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Space Girl: Raise a Glass for the Fallen Cadets

Will the nefarious invasion plan be a success? Find out in <em>Space Girl</em>.

Will the nefarious invasion plan be a success? Find out in Space Girl.

A busy work schedule kept me from Comic Con over the weekend, but I got plenty of that geeky goodness Sunday evening at Bedlam with the pulpy adventures of Space Girl.

It has it all: nefarious, galaxy-spanning plots; reckless heroes; cardboard sets; and a host of red-clad extras ready to die at every turn.

See also: Space Girl: We Get to Have More Theater with Cardboard Robots and Deathrays"

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The brainchild of Peter Lincoln Rusk (writer) and Justin Spooner (designer), Space Girl unfurls over a fast-paced hour that is packed with plot and action. It centers on the recently returned Emperor Dread Lord, who comes to haunt the galaxy after 1,000 years away. His plan? Steal the latest invention of semi-mad Dr. Z, create a death ray, and destroy the universe.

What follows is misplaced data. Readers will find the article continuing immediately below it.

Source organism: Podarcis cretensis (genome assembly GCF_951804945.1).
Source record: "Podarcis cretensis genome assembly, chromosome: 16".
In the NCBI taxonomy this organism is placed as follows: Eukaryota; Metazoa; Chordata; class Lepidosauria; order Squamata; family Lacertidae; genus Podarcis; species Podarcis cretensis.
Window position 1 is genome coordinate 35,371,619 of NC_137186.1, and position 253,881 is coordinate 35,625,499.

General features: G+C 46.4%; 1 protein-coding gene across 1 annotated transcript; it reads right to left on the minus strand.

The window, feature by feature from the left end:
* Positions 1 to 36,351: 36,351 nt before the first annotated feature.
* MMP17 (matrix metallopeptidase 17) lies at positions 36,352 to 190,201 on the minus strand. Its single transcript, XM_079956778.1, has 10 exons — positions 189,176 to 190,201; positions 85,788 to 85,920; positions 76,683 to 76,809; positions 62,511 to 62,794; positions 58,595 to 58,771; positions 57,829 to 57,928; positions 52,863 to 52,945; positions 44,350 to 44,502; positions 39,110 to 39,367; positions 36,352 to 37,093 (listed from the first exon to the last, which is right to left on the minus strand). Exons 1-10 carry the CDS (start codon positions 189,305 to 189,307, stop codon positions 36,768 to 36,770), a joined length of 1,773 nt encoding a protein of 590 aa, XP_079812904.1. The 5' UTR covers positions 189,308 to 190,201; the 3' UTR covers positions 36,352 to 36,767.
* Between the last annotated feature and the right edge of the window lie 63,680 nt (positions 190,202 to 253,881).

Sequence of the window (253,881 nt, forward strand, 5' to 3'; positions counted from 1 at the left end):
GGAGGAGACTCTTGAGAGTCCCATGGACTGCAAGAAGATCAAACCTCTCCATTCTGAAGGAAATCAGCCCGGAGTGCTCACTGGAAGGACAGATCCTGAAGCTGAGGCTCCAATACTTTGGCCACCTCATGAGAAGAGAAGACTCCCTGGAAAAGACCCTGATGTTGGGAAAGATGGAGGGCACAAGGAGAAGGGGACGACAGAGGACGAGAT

Only Space Girl (Bree Schmidt), her trusty Engineers, and an endless array of raw cadets stand in the face of oblivion. There are plenty of adventures along the way, from battling an evil hydra in a gladiatorial pit on a true den of scum and villainy to dealing with the biggest jerk in the galaxy, the self-obsessed Space Guy.

Yeah, there's lots of Star Trek and B-grade science-fiction adventure running through the show. More importantly, Space Girl finds the right balance between parody and loving homage to the source material.

No matter how silly the show got (and did I mention that the above-mentioned evil hydra was made entirely of cardboard?), the audience was hot for it throughout Sunday evening's performance. It could have been the action, or the oodles of stage fog, or the "Final Salute" drinks (to be consumed whenever a cadet died; they went quickly during the show) lubricating the crowd.

No matter what, Space Girl is a delight to Star Trek and science-fiction lovers, or to people just looking for a quick and fun evening.

IF YOU GO:

Space Girl Through May 8 Bedlam Theatre Lowertown 213 E. Fourth St., St. Paul $10-$15 For tickets and more information, call 651-209-0597 or visit online.